"resignation" and have a wider connotation. A person may voluntarily give up his
membership of a political party even though he has not tendered his resignation
from the membership of that party.  Even in the absence of a formal resignation
from membership an inference can be drawn from the conduct of a member that he 
has voluntarily given up his membership of the political party to which he
belongs".

In G. VISWANATHAN v. SPEAKER, T.N. LEGISLATIVE ASSEMBLY12, the question as to          
when does a person "voluntarily give up" his membership of such political party
as provided in para-2 (1) (a) was explained as under:
"The act of voluntarily giving up the membership of the political party may be
either express or implied. When a person who has been thrown out or expelled
from the party which set him up as a candidate and got elected, joins another
party, it will certainly amount to his voluntarily giving up the membership of
the political party which had set him up as a candidate for election as such
member." 

We have already noticed that even in JAGJIT SINGH'S case  (9 supra)  similar
view was expressed holding that an inference can be drawn from the conduct of a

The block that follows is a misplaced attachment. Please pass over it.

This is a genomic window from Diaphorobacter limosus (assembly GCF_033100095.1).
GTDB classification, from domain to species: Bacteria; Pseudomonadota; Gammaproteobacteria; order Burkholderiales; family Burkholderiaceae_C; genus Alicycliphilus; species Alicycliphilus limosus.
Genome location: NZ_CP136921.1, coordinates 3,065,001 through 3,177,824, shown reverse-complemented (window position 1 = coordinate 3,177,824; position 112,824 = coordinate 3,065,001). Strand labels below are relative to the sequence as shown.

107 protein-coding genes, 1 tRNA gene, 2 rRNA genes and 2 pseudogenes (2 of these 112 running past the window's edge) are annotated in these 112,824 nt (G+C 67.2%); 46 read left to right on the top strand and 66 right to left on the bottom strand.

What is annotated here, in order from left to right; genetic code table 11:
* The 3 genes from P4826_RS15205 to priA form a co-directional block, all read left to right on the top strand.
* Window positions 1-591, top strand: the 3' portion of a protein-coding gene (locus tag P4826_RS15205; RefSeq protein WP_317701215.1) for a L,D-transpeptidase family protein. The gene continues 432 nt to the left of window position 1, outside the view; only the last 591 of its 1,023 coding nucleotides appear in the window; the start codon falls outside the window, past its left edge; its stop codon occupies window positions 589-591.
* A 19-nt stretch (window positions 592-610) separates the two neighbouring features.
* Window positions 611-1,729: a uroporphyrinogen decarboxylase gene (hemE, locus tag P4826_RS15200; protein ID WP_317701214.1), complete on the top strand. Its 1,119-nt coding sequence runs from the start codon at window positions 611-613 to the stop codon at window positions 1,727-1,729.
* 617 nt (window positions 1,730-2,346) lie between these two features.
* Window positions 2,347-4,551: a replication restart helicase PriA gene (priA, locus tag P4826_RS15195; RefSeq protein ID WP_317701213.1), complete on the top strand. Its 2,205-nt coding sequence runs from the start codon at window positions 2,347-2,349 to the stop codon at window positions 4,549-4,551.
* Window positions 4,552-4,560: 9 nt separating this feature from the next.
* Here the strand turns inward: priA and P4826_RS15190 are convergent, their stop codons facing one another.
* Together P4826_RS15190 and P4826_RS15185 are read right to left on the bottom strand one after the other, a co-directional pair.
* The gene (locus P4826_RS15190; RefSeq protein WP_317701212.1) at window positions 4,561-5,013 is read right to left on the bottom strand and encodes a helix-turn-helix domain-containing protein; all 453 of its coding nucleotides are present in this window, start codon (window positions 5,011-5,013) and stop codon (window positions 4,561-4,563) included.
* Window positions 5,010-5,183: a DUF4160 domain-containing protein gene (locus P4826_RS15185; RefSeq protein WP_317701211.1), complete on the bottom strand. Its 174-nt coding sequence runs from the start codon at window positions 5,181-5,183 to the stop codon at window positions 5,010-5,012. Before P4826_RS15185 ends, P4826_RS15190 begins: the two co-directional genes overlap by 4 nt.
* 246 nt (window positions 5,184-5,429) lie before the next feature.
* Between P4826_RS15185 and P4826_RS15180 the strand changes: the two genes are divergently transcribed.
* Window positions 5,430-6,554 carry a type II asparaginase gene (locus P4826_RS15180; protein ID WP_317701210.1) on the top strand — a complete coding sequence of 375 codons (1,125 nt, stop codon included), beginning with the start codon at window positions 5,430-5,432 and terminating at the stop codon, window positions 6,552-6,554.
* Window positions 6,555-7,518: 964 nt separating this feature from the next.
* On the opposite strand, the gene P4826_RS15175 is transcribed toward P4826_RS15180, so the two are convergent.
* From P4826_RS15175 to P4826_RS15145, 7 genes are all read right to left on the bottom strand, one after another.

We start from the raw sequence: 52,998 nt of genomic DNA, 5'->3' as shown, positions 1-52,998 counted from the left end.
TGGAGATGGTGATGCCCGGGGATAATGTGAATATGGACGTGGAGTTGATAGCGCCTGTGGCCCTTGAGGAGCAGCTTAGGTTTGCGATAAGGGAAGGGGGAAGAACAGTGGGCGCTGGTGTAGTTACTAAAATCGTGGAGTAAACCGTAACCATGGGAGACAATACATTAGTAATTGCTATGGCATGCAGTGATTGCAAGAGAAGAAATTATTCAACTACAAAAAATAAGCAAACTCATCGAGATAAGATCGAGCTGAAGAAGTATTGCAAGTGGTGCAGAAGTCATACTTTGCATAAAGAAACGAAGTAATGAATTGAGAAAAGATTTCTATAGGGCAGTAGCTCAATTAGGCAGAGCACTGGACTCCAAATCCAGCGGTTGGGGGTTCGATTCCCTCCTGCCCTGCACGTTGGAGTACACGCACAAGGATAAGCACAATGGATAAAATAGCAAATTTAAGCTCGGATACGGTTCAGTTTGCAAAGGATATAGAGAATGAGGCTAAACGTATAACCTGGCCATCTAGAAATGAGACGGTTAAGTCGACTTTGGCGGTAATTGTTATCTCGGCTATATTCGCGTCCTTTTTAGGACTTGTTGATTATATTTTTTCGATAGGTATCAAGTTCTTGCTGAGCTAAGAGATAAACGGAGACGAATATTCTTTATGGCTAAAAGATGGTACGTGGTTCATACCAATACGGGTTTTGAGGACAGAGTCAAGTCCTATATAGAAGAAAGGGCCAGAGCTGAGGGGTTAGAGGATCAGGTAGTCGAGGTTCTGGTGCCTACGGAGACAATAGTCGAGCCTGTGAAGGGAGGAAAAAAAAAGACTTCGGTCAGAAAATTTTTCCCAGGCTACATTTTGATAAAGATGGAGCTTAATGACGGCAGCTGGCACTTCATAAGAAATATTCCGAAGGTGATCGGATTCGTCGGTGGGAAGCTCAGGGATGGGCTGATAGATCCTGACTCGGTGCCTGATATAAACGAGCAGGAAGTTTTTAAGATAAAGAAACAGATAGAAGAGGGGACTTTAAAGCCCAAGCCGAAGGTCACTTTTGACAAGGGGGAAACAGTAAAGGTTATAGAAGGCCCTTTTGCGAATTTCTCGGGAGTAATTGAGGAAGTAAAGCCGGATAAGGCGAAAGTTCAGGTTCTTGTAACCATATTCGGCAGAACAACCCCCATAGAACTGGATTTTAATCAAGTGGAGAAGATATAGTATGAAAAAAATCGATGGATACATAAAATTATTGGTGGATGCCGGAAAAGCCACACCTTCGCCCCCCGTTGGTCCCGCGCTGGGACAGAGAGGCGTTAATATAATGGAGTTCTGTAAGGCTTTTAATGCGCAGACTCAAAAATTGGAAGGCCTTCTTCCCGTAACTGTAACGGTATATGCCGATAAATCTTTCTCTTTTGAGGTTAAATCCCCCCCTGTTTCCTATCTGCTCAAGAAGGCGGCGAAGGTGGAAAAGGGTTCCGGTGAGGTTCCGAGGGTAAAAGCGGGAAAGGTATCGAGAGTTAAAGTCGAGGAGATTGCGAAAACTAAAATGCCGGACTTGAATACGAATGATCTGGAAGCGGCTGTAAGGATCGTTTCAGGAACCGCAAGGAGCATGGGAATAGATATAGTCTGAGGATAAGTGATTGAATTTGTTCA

member.
 In the instant case, the writ petitioner had admittedly been elected to the
A.P. Legislative Council on the ticket of the Indian National Congress.  It is
no doubt true that he had neither tendered his resignation from the membership
of the party nor joined YSR Congress Party.  However he had not only
participated in various programmes organized by Mr. Y.S.Jaganmohan Reddy, who by  
that time had already resigned from primary membership of Indian National
Congress but he was also present on the occasion of formation of YSR Congress
Party at its plenary session at Pulivendula along with other leaders of YSR
Congress Party.  Moreover his wife had contested the by-election to Parakala
Assembly Constituency as a candidate of YSR Congress Party against the official
candidate of Indian National Congress and the writ petitioner had canvassed in
support of his wife and he had also participated in the election campaigning